Year A – Lent 4 – Ephesians 5:8-14

Ephesians 5:8–14 – For once you were darkness, but now in the Lord you are light. Live as children of light— 9 for the fruit of the light is found in all that is good and right and true. 10 Try to find out what is pleasing to the Lord. 11 Take no part in the unfruitful works of darkness, but instead expose them. 12 For it is shameful even to mention what such people do secretly; 13 but everything exposed by the light becomes visible, 14 for everything that becomes visible is light. Therefore it says, “Sleeper, awake! Rise from the dead, and Christ will shine on you.”

Summary – Paul contrasts the life of pagans prior to Christ with their new life “in Him.” They were darkness, but now they are light. He urges them to live this way. He explains that the fruit of the light is found in all that is good and right and true. He urges these believers not to participate in the unfruitful works of darkness, rather show them for what they really are. Things become visible in the light.

Insight – The Epistle reading picks up the theme of light which is also in the Gospel this week. We are all “born blind” like the man in John 9. We can all say, one thing I know, whereas I was blind, but now I see (also in Amazing Grace). St. Paul exhorts us as those who have been given sight, to walk as children of Light. He grounds this on the truth that, “Now you are Light in the Lord.” We are Light, even if before we were darkness. Now let us live like it. Open the windows, remove the shades, step into the Sun. Let the light shine and put away darkness and dark deeds. Notice the promise at the end in v 14, “Awake, sleeper, And arise from the dead, And Christ will shine on you.”

Children’s Catechism – How are we to live? We are to live as children of the light.

Discussion – What would it mean for you to walk more in the light?

Prayer – [Collect for Purity] Almighty God, unto whom all hearts are open, all desires known, and from whom no secrets are hid; Cleanse the thoughts of our hearts by the inspiration of thy Holy Spirit, that we may perfectly love thee, and worthily magnify thy holy Name; through Christ our Lord. Amen.

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Year C – The Fourth Week of Lent – Luke 151-3,11-32

Gospel Lesson – Luke 15:1-3,11-32 NRSV

Now all the tax collectors and sinners were coming near to listen to him. And the Pharisees and the scribes were grumbling and saying, “This fellow welcomes sinners and eats with them.” So he told them this parable:

11 Then Jesus said, “There was a man who had two sons. 12 The younger of them said to his father, ‘Father, give me the share of the property that will belong to me.’ So he divided his property between them. 13 A few days later the younger son gathered all he had and traveled to a distant country, and there he squandered his property in dissolute living.14 When he had spent everything, a severe famine took place throughout that country, and he began to be in need. 15 So he went and hired himself out to one of the citizens of that country, who sent him to his fields to feed the pigs. 16 He would gladly have filled himself with the pods that the pigs were eating; and no one gave him anything. 17 But when he came to himself he said, ‘How many of my father’s hired hands have bread enough and to spare, but here I am dying of hunger! 18 I will get up and go to my father, and I will say to him, “Father, I have sinned against heaven and before you; 19 I am no longer worthy to be called your son; treat me like one of your hired hands.”’ 20 So he set off and went to his father. But while he was still far off, his father saw him and was filled with compassion; he ran and put his arms around him and kissed him. 21 Then the son said to him, ‘Father, I have sinned against heaven and before you; I am no longer worthy to be called your son.’22 But the father said to his slaves, ‘Quickly, bring out a robe—the best one—and put it on him; put a ring on his finger and sandals on his feet. 23 And get the fatted calf and kill it, and let us eat and celebrate; 24 for this son of mine was dead and is alive again; he was lost and is found!’ And they began to celebrate.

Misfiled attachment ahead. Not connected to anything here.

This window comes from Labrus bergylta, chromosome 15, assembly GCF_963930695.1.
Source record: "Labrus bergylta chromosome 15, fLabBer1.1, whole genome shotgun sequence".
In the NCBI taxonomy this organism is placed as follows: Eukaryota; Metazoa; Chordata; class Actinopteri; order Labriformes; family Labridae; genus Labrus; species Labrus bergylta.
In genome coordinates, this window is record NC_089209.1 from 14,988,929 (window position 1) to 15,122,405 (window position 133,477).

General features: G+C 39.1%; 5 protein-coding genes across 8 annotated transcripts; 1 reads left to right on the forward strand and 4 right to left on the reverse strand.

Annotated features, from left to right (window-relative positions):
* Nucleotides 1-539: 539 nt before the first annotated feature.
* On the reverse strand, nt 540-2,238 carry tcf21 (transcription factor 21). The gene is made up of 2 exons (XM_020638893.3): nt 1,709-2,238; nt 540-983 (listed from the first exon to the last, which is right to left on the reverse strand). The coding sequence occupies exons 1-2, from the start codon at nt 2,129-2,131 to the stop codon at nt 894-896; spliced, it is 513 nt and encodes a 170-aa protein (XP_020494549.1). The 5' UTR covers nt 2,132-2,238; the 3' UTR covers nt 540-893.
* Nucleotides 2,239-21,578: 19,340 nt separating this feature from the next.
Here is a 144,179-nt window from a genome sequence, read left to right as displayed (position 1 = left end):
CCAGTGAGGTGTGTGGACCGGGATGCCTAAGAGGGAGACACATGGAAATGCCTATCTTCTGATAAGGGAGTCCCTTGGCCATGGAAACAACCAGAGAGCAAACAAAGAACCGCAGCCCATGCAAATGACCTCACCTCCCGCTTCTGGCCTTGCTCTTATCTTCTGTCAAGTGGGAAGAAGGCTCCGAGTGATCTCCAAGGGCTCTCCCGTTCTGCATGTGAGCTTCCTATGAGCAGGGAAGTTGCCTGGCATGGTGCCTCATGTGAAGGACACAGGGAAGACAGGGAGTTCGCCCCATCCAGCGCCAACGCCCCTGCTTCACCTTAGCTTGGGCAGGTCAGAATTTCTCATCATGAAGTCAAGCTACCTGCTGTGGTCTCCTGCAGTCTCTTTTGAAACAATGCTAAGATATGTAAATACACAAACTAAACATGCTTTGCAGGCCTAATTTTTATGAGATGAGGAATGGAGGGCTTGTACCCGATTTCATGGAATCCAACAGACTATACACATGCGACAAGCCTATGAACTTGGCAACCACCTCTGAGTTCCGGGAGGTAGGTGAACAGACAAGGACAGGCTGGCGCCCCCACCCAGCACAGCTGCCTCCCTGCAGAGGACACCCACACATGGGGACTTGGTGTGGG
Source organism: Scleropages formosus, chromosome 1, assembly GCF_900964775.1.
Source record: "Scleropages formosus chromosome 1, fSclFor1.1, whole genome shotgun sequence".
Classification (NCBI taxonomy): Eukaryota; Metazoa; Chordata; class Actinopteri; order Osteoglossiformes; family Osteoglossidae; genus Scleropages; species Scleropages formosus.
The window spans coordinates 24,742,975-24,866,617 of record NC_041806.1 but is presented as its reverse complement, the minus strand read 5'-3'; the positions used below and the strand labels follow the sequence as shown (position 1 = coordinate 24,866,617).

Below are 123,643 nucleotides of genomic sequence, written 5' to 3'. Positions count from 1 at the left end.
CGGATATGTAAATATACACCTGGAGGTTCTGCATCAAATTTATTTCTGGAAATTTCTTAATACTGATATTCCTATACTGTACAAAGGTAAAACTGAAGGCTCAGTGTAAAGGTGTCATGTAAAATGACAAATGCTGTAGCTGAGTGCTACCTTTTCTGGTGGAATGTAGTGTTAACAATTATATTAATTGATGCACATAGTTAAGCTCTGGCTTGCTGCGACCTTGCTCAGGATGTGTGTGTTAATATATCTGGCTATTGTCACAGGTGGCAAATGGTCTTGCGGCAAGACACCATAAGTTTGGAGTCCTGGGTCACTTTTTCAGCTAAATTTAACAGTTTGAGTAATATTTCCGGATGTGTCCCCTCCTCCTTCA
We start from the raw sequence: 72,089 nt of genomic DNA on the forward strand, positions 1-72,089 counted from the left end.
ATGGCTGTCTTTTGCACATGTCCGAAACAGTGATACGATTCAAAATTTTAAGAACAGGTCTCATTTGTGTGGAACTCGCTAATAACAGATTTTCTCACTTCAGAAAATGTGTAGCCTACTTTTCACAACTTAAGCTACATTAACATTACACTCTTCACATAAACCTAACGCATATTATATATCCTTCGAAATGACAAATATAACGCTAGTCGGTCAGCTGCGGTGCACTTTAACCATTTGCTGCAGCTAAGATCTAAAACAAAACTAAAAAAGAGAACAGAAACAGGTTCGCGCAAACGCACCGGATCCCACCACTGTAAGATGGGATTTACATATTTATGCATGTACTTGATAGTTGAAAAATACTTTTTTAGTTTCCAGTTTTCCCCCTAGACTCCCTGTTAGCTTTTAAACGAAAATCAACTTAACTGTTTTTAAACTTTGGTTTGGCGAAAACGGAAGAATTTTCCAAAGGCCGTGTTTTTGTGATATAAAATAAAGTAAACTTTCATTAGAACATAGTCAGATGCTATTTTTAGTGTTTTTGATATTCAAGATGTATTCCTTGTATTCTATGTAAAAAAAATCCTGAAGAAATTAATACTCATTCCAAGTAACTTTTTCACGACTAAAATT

25 “Now his elder son was in the field; and when he came and approached the house, he heard music and dancing. 26 He called one of the slaves and asked what was going on.27 He replied, ‘Your brother has come, and your father has killed the fatted calf, because he has got him back safe and sound.’ 28 Then he became angry and refused to go in. His father came out and began to plead with him. 29 But he answered his father, ‘Listen! For all these years I have been working like a slave for you, and I have never disobeyed your command; yet you have never given me even a young goat so that I might celebrate with my friends.30 But when this son of yours came back, who has devoured your property with prostitutes, you killed the fatted calf for him!’ 31 Then the father said to him, ‘Son, you are always with me, and all that is mine is yours. 32 But we had to celebrate and rejoice, because this brother of yours was dead and has come to life; he was lost and has been found.’”

Summary – This classic story is known to us as “The Prodigal Son.” While most of the narrative is fixed on the wayward son, the real “moral of the story” has to do more with the father’s forgiveness than with the younger son’s repentance. In the story the father symbolizes God. The prodigal son symbolizes the tax collectors and sinners of verse 1 specifically, and generally all who are lost in sin. The elder brother symbolizes the self righteous Scribes and Pharisees of verse 1, or anyone for that matter who claims to serve God, while resenting the fact that God forgives sinners. Jesus’ teaching is simple and powerful – through God’s gracious and unmerited forgiveness, those who are lost in sin and not worthy to be considered sons, are restored to son-ship and made heirs of the kingdom. We should rejoice.